EasternWoods Outpatient Center:

EasternWoods Outpatient Center will be closing at 3:30 p.m. for the week of Monday, March 30 until April 3.

Beginning April 6, EasternWoods Outpatient Center adjusted hours will be:

Monday, Wednesday, Thursday, Friday: 7 a.m. - Noon

Tuesday: 7 a.m. to 3:30 p.m.

 

What are the current visitor restrictions?

For the current BVHS visitor policy, please click here

For surgeries and same-day procedures:

BVHS surgery patients as of 5/14/2020 are permitted to have one guest accompany them inside the hospital during their scheduled procedure. 

At Bridge Hospice Care Centers: 

In relation to infection control recommendations from The Centers for Disease Control and the Ohio Department of Health, Bridge Hospice will be need to initiate visitor control tools to ensure the safety of our patients, visitors and staff. 

  • Only 2 visitors per patient per day (24 hour period).
  • No visitors allowed under 18 years of age. (There may be exceptions if our patient is the child’s parent.)
  • Overnight visitation is limited to ONE person per patient. IF the patient is actively passing we will allow an awake vigil of more visitors at that time.
  • We are NOT to have any visitors congregating or sleeping in waiting areas at any time. Visitors may sit together in the family room or meditation room in addition to the patient’s room during the day. No more than 10 people should be in one room at a time.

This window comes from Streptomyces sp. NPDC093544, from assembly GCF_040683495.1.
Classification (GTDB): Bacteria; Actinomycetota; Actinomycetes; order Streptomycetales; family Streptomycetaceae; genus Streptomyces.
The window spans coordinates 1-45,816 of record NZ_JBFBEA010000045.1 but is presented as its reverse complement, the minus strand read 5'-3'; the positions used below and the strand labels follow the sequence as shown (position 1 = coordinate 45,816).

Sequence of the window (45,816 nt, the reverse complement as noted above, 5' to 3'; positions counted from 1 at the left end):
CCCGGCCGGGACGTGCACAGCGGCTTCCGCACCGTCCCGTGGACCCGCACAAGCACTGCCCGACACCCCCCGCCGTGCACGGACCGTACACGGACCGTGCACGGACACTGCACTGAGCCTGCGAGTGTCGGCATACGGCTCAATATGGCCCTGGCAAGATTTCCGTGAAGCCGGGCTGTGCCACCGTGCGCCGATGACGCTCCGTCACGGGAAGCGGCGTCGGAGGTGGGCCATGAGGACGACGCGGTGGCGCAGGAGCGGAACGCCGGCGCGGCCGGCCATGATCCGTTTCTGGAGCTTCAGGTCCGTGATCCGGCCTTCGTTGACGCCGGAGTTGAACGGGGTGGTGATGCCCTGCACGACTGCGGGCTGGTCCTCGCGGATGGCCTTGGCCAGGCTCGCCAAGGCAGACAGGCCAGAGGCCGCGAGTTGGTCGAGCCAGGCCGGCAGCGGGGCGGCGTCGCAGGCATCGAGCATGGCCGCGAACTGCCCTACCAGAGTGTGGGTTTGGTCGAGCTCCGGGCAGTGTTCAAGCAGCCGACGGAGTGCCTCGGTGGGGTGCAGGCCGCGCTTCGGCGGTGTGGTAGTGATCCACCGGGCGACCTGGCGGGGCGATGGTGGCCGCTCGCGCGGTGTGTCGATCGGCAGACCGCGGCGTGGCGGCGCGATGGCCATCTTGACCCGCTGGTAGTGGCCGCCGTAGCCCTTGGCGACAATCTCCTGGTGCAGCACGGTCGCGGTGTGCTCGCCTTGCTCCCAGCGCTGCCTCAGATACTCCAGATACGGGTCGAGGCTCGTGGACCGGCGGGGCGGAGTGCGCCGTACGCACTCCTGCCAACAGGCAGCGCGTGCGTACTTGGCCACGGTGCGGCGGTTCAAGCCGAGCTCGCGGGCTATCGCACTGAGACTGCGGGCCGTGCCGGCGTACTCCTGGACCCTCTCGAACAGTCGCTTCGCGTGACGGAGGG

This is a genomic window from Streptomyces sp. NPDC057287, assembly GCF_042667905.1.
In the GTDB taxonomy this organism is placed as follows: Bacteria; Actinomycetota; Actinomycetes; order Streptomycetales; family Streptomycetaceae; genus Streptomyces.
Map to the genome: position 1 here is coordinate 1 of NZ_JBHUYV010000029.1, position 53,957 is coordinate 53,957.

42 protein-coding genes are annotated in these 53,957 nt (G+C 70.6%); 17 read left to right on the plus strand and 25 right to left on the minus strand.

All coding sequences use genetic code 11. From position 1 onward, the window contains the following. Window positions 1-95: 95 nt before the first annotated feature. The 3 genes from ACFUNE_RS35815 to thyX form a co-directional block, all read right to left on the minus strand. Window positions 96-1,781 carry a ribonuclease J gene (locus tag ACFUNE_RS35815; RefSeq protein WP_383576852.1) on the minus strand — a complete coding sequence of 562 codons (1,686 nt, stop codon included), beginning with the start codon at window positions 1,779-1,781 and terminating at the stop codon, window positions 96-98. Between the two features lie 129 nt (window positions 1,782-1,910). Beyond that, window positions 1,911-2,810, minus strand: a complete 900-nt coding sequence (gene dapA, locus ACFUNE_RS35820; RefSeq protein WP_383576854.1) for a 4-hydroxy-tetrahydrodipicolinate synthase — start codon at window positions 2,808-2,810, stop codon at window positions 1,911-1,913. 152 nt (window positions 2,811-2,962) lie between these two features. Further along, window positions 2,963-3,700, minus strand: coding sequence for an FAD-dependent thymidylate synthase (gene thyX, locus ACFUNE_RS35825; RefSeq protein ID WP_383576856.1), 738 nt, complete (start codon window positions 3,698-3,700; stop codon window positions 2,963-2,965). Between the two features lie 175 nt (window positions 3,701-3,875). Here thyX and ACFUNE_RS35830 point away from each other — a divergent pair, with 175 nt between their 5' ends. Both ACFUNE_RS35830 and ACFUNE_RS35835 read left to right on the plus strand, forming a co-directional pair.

• Visitors are asked to please limit their time walking up and down our hallways.
  • There will be exceptions when the patient is actively dying. We will allow some visitors but check in staff will have to call the unit and speak with staff for approval of visitors and these visitors will only be allowed to visit for 15 minutes at a time every 12 hours.

All approved visitors will be required to submit to a screening upon entry and wear a visitor’s badge while in any BVHS facility.

 

Can someone who has COVID-19 spread the illness to others?

The virus that causes COVID-19 is spreading from person-to-person. Someone who is actively sick with COVID-19 can spread the illness to others. That is why CDC recommends that these patients be isolated either in the hospital or at home (depending on how sick they are) until they are better and no longer pose a risk of infecting others.

How long someone is actively sick can vary so the decision on when to release someone from isolation is made on a case-by-case basis in consultation with doctors, infection prevention and control experts, and public health officials and involves considering specifics of each situation including disease severity, illness signs and symptoms, and results of laboratory testing for that patient.